First, under this bill, DOJ may issue a license to an applicant who is not a Wisconsin resident; under current law, only a resident may be issued a license. Second, although current law requires proof of completing a training program for a license, under this bill, if an otherwise qualified applicant does not provide proof of completing a training program, DOJ must issue the applicant a license that indicates that the license is a basic license. For in-state purposes, the license and the basic license are indistinguishable, and, under this bill, both are optional. The bill also provides that, if the federal government creates standards that would allow a license to carry a concealed weapon to be recognized by other states and the license issued by DOJ does not comply with the federal standards, DOJ must create an optional enhanced license to carry a concealed weapon that complies with the federal standards.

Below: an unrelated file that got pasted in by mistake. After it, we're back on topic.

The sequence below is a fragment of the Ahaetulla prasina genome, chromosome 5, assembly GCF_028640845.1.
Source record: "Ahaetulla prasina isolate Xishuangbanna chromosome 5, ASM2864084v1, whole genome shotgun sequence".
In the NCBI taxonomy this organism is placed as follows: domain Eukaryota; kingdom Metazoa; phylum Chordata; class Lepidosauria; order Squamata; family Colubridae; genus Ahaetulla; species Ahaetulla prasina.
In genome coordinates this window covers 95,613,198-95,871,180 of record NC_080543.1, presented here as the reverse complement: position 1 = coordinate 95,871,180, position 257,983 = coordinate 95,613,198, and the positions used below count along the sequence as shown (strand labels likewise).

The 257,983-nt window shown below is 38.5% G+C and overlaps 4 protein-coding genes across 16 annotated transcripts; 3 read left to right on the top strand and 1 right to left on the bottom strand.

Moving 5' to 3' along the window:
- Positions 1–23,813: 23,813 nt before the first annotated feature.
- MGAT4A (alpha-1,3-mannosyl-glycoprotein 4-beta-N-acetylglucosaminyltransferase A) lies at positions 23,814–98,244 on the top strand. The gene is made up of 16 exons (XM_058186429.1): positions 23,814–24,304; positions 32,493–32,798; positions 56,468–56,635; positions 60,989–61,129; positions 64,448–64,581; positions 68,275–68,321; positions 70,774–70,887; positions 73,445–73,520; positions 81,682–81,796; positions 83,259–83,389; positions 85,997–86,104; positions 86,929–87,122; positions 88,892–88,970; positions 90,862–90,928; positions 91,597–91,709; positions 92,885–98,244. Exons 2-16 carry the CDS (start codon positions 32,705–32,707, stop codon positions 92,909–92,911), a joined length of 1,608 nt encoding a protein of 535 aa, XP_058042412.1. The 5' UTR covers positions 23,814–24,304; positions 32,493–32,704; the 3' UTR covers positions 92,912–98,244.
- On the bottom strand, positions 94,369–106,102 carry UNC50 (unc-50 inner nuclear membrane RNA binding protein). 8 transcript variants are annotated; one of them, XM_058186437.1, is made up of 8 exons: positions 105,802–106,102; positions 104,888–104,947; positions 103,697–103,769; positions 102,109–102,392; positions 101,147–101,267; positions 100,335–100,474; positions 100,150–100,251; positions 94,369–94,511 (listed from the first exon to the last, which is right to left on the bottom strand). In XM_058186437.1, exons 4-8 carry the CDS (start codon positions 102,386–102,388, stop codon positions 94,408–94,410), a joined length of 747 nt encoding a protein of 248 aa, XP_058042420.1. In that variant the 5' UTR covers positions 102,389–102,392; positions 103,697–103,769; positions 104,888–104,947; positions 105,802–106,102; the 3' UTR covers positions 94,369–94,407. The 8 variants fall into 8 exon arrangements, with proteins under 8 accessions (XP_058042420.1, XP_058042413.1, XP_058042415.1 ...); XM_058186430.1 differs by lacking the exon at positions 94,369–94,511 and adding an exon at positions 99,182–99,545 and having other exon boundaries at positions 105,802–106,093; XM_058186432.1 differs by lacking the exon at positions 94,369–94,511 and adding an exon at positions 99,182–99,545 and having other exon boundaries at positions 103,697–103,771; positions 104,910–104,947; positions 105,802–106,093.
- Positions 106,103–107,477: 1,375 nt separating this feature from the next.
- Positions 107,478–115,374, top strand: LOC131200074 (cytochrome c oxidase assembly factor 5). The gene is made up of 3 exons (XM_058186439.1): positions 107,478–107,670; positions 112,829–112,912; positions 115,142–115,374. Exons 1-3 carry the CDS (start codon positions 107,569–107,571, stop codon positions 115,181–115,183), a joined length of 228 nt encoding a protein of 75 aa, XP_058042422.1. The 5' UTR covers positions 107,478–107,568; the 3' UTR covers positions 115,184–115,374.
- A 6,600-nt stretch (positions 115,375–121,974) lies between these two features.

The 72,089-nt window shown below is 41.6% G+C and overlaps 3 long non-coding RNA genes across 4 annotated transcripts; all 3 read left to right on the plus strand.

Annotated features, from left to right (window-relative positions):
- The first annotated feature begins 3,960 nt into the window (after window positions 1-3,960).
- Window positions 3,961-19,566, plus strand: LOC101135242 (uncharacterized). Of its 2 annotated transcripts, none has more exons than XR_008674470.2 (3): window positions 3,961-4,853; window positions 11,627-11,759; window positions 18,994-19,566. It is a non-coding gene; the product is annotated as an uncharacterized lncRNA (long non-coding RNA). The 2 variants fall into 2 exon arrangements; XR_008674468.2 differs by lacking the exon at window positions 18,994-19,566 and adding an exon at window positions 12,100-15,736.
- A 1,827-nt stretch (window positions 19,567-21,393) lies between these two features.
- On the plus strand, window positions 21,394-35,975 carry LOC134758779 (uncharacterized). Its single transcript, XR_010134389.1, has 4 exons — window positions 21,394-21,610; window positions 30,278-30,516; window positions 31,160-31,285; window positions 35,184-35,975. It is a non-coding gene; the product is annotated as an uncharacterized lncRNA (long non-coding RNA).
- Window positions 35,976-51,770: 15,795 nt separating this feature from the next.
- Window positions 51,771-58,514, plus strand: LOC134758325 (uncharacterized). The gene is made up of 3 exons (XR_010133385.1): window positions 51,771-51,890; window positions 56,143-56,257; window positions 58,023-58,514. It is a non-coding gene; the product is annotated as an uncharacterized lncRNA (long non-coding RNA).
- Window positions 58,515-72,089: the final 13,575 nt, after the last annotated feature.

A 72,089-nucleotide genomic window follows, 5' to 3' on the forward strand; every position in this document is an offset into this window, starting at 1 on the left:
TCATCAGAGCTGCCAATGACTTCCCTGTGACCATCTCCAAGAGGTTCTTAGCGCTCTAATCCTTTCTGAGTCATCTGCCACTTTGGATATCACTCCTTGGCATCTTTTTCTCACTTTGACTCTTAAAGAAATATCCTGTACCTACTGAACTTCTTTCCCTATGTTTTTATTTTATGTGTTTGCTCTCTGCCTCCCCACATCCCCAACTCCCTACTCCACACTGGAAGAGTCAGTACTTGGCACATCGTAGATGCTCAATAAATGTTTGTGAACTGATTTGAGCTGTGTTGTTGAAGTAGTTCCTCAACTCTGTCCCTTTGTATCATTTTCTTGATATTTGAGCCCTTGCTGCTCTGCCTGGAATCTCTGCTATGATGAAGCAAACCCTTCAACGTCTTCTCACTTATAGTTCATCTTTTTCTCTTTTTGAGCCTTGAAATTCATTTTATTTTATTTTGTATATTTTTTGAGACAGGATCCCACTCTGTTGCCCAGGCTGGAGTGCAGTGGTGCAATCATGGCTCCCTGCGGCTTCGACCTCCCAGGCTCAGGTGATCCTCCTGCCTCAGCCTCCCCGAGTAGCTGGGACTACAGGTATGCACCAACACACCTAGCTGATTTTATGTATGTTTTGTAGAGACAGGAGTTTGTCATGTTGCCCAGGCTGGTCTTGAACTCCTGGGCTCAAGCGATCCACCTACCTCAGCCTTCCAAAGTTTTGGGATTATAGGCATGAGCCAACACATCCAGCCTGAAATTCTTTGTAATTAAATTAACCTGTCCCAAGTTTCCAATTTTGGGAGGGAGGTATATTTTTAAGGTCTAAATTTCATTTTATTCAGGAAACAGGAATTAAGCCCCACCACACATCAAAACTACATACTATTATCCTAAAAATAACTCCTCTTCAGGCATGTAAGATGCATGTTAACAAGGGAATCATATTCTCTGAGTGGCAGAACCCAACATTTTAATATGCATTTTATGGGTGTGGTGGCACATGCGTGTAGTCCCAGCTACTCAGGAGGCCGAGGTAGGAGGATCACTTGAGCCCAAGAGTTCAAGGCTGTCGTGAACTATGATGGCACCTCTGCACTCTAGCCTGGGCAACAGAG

Finally, current law generally prohibits the possession of electric weapons, commonly known as tasers. This bill eliminates that prohibition except the prohibition is maintained for an individual who is prohibited from possessing a firearm. This bill also changes the definition of “firearm” by specifically excluding antique firearms, as defined under federal law, which excludes firearms manufactured before 1898 and muzzleloading firearms. For further information see the state fiscal estimate, which will be printed as an appendix to this bill.